Napoleon once said, “You can ask me for anything you like, except time.” That has not changed since his time. There is never enough time in the day to get everything you want to done. A busy person is usually running around frantically and will let every person they know acknowledge how busy they are. A productive person is not harried by competing priorities or looming deadlines. They appear calm and in control. Because they are calm and in control, they have learned some things that the busy person has yet to grasp. They have learned to manage their time and make it work for them.
Here are 11 habits that set the productive person apart from the busy one:
1. They Prioritize
Effective people identify what is important and necessary. They separate it from the things that can wait or have no deadline attached. They make a habit of identifying the critical tasks and work to get those things accomplished first.
2. They Plan
Once they have identified the things that need to be accomplished, they make a plan to get it done and schedule their day or plan their trips accordingly. They use the plan to minimize downtime or to group tasks that need to be accomplished in a certain location. They use the plan to minimize driving time and map out their routes so they can get the most done in one trip rather than making multiple trips because they did not consider other things that could be accomplished at the same time.
3. They Are Efficient
Because they prioritize the tasks they have and plan how they are to accomplish them, they efficiently use their time. If you identify that you had to get your vehicle inspected that day, then you could also get the oil changed at the same time. The effective person would also have chosen a mechanic close to another location that they needed to go to that day like the grocery store and got their shopping done at the same time the car is being worked on.
4. They Say No
One of the biggest things effective people do is learn to not take on more than they can handle. They know what is most important to them, have made an efficient plan to get it done and have a very tight time table. If someone else comes up to them and asks them to do something for them, they will have to sacrifice their plan and their time to accommodate that person. Sometimes that is doable and sometimes not. You have to know when to say no in order to efficiently use your time and get your own projects completed.
5. They Do One Thing At A Time
We have talked before about the unseen downsides of multitasking, and how it actually doesn’t help you be more productive. Multitasking is doing many things poorly. Focus on one task at a time so that you can concentrate and give that task your full attention. If you are splitting your focus across multiple projects, you will likely miss something while accomplishing that which you otherwise would not have.
6. They Do It Right The First Time
If you do it right the first time, you won’t have to dedicate time later to doing it again. Even if it means slowing down a bit and taking longer to accomplish the task, it is generally quicker than needing to do the task more than once because you made a mistake.
7. They Close The Door
Learning to close the door is similar to learning to say no. By closing the door, you let everyone know that you are not to be disturbed unless it is an emergency. By shutting out all distractions, you are able to focus and efficiently use your time without being interrupted.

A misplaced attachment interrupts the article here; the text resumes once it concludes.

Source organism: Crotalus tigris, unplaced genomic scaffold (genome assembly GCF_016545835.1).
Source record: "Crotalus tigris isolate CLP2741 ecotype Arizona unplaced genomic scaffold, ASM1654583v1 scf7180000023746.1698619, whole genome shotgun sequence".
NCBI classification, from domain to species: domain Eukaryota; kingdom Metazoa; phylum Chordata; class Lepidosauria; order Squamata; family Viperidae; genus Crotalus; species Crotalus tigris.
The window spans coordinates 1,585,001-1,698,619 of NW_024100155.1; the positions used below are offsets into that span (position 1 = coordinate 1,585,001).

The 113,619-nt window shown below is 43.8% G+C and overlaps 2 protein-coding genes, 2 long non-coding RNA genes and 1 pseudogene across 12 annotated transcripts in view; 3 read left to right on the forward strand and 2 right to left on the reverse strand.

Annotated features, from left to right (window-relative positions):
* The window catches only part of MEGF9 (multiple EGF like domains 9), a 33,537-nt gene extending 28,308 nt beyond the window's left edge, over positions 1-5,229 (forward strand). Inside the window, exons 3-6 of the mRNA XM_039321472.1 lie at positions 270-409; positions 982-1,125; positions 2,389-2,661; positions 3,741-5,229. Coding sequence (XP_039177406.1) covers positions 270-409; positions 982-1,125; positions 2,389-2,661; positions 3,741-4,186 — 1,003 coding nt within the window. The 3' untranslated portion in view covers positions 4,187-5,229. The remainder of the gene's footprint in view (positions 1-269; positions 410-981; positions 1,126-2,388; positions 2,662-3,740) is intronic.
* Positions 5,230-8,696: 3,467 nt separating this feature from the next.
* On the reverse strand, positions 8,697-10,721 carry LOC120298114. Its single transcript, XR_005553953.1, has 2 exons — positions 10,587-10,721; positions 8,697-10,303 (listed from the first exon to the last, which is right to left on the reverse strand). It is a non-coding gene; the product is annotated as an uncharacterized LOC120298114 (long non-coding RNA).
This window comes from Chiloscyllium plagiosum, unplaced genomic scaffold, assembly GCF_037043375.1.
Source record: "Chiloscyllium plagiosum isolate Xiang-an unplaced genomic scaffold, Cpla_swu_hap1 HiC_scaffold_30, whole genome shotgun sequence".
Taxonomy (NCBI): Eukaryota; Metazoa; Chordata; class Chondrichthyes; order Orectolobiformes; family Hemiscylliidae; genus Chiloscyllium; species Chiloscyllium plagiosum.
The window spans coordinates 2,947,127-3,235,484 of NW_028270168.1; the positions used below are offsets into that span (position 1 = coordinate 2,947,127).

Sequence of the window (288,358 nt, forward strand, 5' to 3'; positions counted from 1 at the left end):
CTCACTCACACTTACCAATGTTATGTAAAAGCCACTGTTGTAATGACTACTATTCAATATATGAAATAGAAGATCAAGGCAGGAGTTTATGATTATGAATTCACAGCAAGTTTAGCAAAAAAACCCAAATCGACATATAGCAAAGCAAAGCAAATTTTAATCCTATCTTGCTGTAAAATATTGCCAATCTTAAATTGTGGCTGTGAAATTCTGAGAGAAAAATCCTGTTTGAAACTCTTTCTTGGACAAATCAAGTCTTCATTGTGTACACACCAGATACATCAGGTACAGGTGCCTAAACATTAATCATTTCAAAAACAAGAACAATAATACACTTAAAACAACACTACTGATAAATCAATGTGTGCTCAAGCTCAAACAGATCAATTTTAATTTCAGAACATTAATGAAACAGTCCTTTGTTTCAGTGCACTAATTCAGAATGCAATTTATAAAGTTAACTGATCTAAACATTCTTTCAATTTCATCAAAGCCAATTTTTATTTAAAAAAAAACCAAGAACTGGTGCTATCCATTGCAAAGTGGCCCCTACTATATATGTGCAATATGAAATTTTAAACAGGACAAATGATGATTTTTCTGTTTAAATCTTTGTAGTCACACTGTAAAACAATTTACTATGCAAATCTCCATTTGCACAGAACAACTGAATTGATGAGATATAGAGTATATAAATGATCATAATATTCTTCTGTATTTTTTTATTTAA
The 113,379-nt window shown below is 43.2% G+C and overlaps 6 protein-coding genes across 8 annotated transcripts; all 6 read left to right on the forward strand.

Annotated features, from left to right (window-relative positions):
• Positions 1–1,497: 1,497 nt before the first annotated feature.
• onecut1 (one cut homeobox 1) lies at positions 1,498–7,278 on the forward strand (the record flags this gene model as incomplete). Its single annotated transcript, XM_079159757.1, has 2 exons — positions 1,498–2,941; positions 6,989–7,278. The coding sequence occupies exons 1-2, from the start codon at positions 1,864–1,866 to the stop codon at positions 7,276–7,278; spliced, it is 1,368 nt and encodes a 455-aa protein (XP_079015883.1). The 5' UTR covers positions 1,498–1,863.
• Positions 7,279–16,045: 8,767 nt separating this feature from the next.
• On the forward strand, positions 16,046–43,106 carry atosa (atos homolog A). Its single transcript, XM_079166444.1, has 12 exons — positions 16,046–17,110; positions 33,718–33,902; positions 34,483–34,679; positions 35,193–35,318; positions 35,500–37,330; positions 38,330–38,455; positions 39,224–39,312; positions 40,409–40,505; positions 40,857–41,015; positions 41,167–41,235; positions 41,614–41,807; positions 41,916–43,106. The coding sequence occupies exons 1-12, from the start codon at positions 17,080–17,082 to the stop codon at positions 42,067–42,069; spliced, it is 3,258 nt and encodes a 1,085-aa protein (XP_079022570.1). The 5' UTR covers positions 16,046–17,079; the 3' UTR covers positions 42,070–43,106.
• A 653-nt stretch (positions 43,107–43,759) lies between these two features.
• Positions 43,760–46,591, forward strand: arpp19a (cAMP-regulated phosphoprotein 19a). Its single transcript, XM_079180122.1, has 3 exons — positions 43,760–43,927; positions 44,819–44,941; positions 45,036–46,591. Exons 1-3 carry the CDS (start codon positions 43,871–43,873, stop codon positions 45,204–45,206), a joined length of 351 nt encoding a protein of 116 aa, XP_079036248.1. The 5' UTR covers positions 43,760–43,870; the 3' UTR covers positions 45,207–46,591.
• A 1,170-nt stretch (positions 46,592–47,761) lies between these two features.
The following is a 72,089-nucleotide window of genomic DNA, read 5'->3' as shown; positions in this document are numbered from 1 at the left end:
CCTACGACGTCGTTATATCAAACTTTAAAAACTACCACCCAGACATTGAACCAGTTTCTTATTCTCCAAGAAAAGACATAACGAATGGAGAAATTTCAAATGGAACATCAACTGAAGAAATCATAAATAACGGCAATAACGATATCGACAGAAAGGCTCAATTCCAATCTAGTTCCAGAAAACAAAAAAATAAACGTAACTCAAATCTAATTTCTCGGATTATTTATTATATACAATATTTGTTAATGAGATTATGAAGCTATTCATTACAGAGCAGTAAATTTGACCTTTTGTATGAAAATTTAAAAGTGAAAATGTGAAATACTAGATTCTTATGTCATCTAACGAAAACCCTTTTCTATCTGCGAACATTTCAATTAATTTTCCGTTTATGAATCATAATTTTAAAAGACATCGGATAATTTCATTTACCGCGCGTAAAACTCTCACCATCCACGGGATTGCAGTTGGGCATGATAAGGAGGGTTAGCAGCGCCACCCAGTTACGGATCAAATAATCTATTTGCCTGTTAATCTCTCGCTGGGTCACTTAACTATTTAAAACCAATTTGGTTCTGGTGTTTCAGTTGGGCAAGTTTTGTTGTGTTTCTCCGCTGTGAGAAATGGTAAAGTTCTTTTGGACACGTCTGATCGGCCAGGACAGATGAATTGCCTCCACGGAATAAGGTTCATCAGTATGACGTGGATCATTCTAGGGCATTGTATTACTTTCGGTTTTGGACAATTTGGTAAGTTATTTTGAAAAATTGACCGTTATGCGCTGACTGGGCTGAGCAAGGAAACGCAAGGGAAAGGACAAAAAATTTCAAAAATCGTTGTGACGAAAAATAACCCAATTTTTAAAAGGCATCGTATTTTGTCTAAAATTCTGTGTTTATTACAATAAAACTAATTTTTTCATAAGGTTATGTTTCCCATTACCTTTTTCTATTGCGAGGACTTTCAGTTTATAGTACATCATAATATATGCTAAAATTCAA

8. They Get The Job Done
Planning, prioritizing, eliminating distractions and focusing on one task are great, but at some point, you have to get things done. It is easy to procrastinate and there are plenty of reasons you can think of when trying to work. The bottom line, though, is that productive, effective people get things done. They don’t screw around or waste time when they need to get things done. They work their plan until they are satisfied with the result.
9. Surround Themselves With Effective People
People in groups tend to reinforce the group’s collective will. If you are surrounded by slackers, then you will be encouraged, overtly or subtly, to be a slacker along with everyone else. Effective people surround themselves with other effective people who will reinforce their will to get things done and do them right. Peer pressure can be a bad thing or a positive thing. Effective people want others around them to encourage them and reinforce the attributes they want to embody.
10. They Expend Time Wisely
Sometimes, it is not about getting the most things done in the shortest amount of time, but about having the maximum impact. Your kids’ sporting events, recitals or plays are very important to them, and while you could sit in your seat and catch up on your emails, plan your day tomorrow or step outside and take a work-related call, you would be spending your time poorly. Spend your time on the important things and not just on the things that make you money. Taking that yoga class twice a week might seem like a waste of valuable time, but it could pay off down the road in health benefits and reduction in stress. Make time for things that have an impact on your life and not just cramming in the most tasks you could possibly do that day.
11. They Grow and Change
Productive people adapt to their surroundings and to the changes in their lives over time. They are very good at identifying what actions are no longer appropriate or have lost their efficacy and implementing new habits. They may take up new hobbies or learn new skills. They do not root themselves into their habits and watch the world pass them by, but instead, they keep moving forward. To quote a famous science fiction author, Robert Heinlein, “Specialization is for insects.” Human beings need to be able to adapt to new situations and circumstances. It is our greatest strength as a species.
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